The Streamline Kick on Back is three drills in one. You'll get immediate feedback on the streamline of your body. You'll build your core muscles. And you'll strengthen your kick.
The Dog Paddle Drill strengthens your core and upper body while also improving some aspects of streamline and feel for the water. It also looks kind of hilarious.
In this video, David Morgan demonstrates the proper positioning for the Serape Kicking Drill.
Finally, watch Olympic swimmer and multiple medalist Peter Vanderkaay demonstrate his own tornado.
This video is a simple demonstration of good freestyle flutter kicking technique using a kickboard. If you are prone to cramping during kick sets, take a look at this video and at these tips from Sheila Taormina on how to avoid kick set cramping.
The Tarzan Drill has been a mainstay in swim programs around the world for decades because it builds upper body strength, stroke power, a faster turnover, and core muscles.
Sculling is the most important drill for swimmers.
The Tornado Drill can help you develop a better feel for the water.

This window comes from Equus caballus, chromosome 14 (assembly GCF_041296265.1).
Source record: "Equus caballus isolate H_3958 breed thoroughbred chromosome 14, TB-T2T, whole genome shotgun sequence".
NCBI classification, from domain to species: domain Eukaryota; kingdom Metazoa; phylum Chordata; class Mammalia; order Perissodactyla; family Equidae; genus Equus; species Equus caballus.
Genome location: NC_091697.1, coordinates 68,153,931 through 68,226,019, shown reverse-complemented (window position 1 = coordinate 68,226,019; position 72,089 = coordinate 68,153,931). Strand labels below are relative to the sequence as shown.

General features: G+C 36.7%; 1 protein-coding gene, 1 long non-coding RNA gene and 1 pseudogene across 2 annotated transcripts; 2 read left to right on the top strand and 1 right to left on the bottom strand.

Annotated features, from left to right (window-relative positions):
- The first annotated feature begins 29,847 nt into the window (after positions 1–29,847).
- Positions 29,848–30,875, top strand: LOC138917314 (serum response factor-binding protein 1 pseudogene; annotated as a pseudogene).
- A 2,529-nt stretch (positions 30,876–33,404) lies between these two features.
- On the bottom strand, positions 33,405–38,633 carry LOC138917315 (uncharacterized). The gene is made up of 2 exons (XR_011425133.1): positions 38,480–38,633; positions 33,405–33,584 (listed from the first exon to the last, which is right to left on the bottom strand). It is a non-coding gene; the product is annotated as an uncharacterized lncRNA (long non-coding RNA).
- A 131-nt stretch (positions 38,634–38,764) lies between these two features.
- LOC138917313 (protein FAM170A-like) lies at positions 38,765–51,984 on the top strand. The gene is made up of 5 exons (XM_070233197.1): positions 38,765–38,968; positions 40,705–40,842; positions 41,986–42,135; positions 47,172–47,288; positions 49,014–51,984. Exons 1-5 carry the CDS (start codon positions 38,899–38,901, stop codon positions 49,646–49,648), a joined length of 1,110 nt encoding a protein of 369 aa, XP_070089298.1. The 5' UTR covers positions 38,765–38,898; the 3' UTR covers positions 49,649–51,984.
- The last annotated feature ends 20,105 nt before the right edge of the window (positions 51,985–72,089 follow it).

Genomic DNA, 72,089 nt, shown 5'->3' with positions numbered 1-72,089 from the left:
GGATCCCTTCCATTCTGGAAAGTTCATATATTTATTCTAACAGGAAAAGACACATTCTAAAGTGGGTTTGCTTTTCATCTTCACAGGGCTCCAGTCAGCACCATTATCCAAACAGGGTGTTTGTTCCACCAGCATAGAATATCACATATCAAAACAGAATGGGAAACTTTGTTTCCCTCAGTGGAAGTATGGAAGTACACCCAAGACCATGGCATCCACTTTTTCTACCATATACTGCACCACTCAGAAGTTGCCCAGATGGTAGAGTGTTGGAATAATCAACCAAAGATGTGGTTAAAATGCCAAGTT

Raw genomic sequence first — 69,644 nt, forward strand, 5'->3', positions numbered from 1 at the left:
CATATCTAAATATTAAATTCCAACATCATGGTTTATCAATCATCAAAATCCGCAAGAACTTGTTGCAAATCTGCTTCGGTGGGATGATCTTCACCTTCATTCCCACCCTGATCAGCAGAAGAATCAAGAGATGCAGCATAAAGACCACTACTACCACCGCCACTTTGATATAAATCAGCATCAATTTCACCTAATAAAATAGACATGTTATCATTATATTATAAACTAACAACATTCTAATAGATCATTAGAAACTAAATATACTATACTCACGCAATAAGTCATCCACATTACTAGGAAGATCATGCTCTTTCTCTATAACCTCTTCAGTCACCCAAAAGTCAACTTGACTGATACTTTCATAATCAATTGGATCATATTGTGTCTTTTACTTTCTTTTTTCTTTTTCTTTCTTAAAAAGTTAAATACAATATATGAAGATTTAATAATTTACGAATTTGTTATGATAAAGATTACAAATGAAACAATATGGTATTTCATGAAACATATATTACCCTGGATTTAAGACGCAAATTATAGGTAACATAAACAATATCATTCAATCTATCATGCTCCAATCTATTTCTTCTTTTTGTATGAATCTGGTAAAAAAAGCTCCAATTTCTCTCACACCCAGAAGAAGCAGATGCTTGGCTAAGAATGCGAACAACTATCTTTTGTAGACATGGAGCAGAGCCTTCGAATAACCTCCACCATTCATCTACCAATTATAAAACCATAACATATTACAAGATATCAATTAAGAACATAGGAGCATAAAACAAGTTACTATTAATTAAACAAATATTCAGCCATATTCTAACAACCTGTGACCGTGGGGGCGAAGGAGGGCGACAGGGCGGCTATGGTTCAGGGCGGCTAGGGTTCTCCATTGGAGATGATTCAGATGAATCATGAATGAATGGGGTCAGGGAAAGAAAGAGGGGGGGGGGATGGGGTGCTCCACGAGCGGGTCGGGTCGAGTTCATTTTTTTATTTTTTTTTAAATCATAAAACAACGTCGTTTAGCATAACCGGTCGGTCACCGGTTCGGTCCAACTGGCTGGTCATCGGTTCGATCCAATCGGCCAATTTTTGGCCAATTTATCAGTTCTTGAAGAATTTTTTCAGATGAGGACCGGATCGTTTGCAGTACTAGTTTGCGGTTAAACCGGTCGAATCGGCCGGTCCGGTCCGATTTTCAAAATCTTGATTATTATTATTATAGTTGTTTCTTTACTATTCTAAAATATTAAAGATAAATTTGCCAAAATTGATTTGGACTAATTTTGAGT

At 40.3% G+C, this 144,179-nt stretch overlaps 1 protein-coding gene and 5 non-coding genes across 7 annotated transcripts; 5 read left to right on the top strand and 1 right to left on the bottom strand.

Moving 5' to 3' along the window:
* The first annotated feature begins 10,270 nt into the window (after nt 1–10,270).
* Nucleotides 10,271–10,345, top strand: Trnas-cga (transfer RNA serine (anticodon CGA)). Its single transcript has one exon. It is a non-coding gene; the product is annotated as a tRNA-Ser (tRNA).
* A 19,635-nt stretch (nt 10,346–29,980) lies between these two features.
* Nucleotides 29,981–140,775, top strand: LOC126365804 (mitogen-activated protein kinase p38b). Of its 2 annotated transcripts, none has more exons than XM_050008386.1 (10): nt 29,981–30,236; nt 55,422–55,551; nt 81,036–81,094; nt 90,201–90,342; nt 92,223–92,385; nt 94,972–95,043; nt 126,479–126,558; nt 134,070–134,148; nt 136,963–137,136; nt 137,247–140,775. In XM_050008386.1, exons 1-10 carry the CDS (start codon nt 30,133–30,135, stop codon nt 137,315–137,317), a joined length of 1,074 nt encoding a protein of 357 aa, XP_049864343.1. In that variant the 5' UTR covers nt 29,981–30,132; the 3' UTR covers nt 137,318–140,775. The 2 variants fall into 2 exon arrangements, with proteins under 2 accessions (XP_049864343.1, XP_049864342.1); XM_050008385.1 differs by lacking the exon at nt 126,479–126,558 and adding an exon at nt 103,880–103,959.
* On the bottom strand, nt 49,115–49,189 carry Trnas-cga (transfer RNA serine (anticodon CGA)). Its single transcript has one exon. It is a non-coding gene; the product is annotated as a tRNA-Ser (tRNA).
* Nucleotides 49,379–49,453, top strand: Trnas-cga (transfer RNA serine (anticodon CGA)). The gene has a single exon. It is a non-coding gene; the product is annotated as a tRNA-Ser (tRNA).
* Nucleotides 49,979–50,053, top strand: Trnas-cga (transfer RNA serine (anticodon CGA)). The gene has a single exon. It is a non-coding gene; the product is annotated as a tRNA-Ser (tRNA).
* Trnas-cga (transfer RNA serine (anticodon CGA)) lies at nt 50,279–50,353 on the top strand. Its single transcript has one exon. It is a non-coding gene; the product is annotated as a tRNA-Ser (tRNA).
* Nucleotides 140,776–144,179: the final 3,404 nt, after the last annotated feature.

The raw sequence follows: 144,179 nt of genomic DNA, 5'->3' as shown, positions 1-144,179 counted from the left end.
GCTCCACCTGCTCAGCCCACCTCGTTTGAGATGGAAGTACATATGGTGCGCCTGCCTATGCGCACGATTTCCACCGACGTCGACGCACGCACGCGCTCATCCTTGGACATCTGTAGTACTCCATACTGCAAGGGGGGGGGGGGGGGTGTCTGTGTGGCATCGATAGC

Professional photographer Daniel J. Smith offers his tips for shooting great underwater swimming technique photos.
The recovery drill teaches swimmers how to properly lift their arms from the water after the finish.
Learn how to properly streamline underwater and you can improve your hydrodynamics and also improve your upper arm and shoulder flexibility and mobility for a more effective reach phase of the stroke.
Sheila demonstrates how to use Halo swim tubing on a Halo bench in this video below.
Sheila Taormina's favorite swimming drill is the Press-Out Drill because it builds crazy strength for the underwater pull.
Swim Speed Secrets Drill: Catch-Up Drill
The One-Arm Pull with Kickboard is a variation on the One-Arm Drill that some swimmers find easier. Swimming with one arm at a time immediately reveals uneven strokes.